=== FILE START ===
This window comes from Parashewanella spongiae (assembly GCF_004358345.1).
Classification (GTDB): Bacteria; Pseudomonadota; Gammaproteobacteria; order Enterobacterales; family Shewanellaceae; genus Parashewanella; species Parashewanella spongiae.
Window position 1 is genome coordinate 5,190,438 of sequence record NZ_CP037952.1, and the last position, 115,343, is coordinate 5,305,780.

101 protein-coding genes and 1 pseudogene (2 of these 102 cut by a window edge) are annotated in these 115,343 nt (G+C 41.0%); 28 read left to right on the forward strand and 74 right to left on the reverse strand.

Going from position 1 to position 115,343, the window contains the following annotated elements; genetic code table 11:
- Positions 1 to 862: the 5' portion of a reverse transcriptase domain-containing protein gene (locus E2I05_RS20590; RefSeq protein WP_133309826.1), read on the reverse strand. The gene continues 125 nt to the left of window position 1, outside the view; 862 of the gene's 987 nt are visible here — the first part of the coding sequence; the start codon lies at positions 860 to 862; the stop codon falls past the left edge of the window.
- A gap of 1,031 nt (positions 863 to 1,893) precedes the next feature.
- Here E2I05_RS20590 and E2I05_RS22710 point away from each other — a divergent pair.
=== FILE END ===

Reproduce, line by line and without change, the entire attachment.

This window comes from Parashewanella spongiae (assembly GCF_004358345.1).
Classification (GTDB): Bacteria; Pseudomonadota; Gammaproteobacteria; order Enterobacterales; family Shewanellaceae; genus Parashewanella; species Parashewanella spongiae.
Window position 1 is genome coordinate 5,190,438 of sequence record NZ_CP037952.1, and the last position, 115,343, is coordinate 5,305,780.

101 protein-coding genes and 1 pseudogene (2 of these 102 cut by a window edge) are annotated in these 115,343 nt (G+C 41.0%); 28 read left to right on the forward strand and 74 right to left on the reverse strand.

Going from position 1 to position 115,343, the window contains the following annotated elements; genetic code table 11:
- Positions 1 to 862: the 5' portion of a reverse transcriptase domain-containing protein gene (locus E2I05_RS20590; RefSeq protein WP_133309826.1), read on the reverse strand. The gene continues 125 nt to the left of window position 1, outside the view; 862 of the gene's 987 nt are visible here — the first part of the coding sequence; the start codon lies at positions 860 to 862; the stop codon falls past the left edge of the window.
- A gap of 1,031 nt (positions 863 to 1,893) precedes the next feature.
- Here E2I05_RS20590 and E2I05_RS22710 point away from each other — a divergent pair.